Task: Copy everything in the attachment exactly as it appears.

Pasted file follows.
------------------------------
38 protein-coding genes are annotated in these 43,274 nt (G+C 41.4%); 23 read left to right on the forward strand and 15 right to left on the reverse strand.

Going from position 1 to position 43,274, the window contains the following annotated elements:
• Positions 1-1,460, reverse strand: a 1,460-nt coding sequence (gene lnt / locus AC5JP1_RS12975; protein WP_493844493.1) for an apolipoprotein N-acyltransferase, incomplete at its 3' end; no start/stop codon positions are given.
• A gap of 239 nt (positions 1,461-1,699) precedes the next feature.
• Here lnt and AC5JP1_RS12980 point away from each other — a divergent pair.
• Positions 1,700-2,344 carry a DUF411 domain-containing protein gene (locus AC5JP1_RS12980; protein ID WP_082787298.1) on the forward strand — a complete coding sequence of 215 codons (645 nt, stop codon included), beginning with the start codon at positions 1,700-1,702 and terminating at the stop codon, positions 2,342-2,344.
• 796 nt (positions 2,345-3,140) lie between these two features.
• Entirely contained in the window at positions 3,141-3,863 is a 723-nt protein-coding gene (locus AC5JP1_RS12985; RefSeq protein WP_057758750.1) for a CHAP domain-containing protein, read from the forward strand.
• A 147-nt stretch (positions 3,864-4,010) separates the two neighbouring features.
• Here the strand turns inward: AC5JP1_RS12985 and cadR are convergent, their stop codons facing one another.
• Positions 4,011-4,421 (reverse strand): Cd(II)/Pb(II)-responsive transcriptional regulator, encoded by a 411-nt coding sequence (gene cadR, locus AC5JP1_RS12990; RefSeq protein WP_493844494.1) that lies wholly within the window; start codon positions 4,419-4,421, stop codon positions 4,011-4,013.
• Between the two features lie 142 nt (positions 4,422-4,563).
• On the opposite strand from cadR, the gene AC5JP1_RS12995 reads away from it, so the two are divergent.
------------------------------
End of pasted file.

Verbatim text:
38 protein-coding genes are annotated in these 43,274 nt (G+C 41.4%); 23 read left to right on the forward strand and 15 right to left on the reverse strand.

Going from position 1 to position 43,274, the window contains the following annotated elements:
• Positions 1-1,460, reverse strand: a 1,460-nt coding sequence (gene lnt / locus AC5JP1_RS12975; protein WP_493844493.1) for an apolipoprotein N-acyltransferase, incomplete at its 3' end; no start/stop codon positions are given.
• A gap of 239 nt (positions 1,461-1,699) precedes the next feature.
• Here lnt and AC5JP1_RS12980 point away from each other — a divergent pair.
• Positions 1,700-2,344 carry a DUF411 domain-containing protein gene (locus AC5JP1_RS12980; protein ID WP_082787298.1) on the forward strand — a complete coding sequence of 215 codons (645 nt, stop codon included), beginning with the start codon at positions 1,700-1,702 and terminating at the stop codon, positions 2,342-2,344.
• 796 nt (positions 2,345-3,140) lie between these two features.
• Entirely contained in the window at positions 3,141-3,863 is a 723-nt protein-coding gene (locus AC5JP1_RS12985; RefSeq protein WP_057758750.1) for a CHAP domain-containing protein, read from the forward strand.
• A 147-nt stretch (positions 3,864-4,010) separates the two neighbouring features.
• Here the strand turns inward: AC5JP1_RS12985 and cadR are convergent, their stop codons facing one another.
• Positions 4,011-4,421 (reverse strand): Cd(II)/Pb(II)-responsive transcriptional regulator, encoded by a 411-nt coding sequence (gene cadR, locus AC5JP1_RS12990; RefSeq protein WP_493844494.1) that lies wholly within the window; start codon positions 4,419-4,421, stop codon positions 4,011-4,013.
• Between the two features lie 142 nt (positions 4,422-4,563).
• On the opposite strand from cadR, the gene AC5JP1_RS12995 reads away from it, so the two are divergent.